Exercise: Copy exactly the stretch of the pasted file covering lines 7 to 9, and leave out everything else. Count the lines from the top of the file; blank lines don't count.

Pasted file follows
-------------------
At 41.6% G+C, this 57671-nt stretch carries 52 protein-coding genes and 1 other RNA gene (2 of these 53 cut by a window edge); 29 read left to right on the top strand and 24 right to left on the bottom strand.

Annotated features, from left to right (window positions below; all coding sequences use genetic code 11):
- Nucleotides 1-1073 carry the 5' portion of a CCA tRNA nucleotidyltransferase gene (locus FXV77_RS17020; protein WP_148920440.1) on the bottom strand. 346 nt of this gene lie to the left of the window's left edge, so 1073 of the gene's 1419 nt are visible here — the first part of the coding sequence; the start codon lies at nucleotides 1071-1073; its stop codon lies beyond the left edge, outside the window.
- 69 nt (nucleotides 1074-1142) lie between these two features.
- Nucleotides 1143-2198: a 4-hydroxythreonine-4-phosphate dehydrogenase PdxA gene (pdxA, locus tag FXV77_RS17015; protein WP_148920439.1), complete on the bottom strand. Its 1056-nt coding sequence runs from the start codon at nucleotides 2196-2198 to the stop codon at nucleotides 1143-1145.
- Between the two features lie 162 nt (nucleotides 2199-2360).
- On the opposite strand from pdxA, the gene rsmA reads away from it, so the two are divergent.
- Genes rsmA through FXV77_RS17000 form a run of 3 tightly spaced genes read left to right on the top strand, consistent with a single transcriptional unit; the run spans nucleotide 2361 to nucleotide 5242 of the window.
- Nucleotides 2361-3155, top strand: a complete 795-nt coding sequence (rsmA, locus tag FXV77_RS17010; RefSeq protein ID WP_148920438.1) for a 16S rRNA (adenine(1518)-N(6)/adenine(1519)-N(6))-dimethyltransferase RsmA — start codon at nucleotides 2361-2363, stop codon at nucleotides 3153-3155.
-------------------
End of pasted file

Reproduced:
- On the opposite strand from pdxA, the gene rsmA reads away from it, so the two are divergent.
- Genes rsmA through FXV77_RS17000 form a run of 3 tightly spaced genes read left to right on the top strand, consistent with a single transcriptional unit; the run spans nucleotide 2361 to nucleotide 5242 of the window.
- Nucleotides 2361-3155, top strand: a complete 795-nt coding sequence (rsmA, locus tag FXV77_RS17010; RefSeq protein ID WP_148920438.1) for a 16S rRNA (adenine(1518)-N(6)/adenine(1519)-N(6))-dimethyltransferase RsmA — start codon at nucleotides 2361-2363, stop codon at nucleotides 3153-3155.